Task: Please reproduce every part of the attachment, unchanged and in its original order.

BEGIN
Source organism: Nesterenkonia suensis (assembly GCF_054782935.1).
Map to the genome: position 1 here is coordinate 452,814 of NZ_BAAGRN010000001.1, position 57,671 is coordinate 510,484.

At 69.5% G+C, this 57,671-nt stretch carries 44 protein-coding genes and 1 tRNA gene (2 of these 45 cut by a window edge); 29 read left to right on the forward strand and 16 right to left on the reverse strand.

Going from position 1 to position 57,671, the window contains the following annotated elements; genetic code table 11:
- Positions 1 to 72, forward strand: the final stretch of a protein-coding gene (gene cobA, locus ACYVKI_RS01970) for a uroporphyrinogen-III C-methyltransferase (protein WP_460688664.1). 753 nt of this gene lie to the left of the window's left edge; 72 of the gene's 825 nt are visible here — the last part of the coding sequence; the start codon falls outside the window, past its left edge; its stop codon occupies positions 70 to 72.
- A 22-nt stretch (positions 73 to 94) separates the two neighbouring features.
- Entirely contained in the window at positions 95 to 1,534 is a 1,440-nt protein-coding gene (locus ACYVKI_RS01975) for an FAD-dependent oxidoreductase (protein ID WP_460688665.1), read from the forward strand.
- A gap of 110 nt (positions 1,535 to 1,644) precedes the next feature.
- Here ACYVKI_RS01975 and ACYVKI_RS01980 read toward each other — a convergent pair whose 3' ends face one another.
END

Source organism: Nesterenkonia suensis (assembly GCF_054782935.1).
Map to the genome: position 1 here is coordinate 452,814 of NZ_BAAGRN010000001.1, position 57,671 is coordinate 510,484.

At 69.5% G+C, this 57,671-nt stretch carries 44 protein-coding genes and 1 tRNA gene (2 of these 45 cut by a window edge); 29 read left to right on the forward strand and 16 right to left on the reverse strand.

Going from position 1 to position 57,671, the window contains the following annotated elements; genetic code table 11:
- Positions 1 to 72, forward strand: the final stretch of a protein-coding gene (gene cobA, locus ACYVKI_RS01970) for a uroporphyrinogen-III C-methyltransferase (protein WP_460688664.1). 753 nt of this gene lie to the left of the window's left edge; 72 of the gene's 825 nt are visible here — the last part of the coding sequence; the start codon falls outside the window, past its left edge; its stop codon occupies positions 70 to 72.
- A 22-nt stretch (positions 73 to 94) separates the two neighbouring features.
- Entirely contained in the window at positions 95 to 1,534 is a 1,440-nt protein-coding gene (locus ACYVKI_RS01975) for an FAD-dependent oxidoreductase (protein ID WP_460688665.1), read from the forward strand.
- A gap of 110 nt (positions 1,535 to 1,644) precedes the next feature.
- Here ACYVKI_RS01975 and ACYVKI_RS01980 read toward each other — a convergent pair whose 3' ends face one another.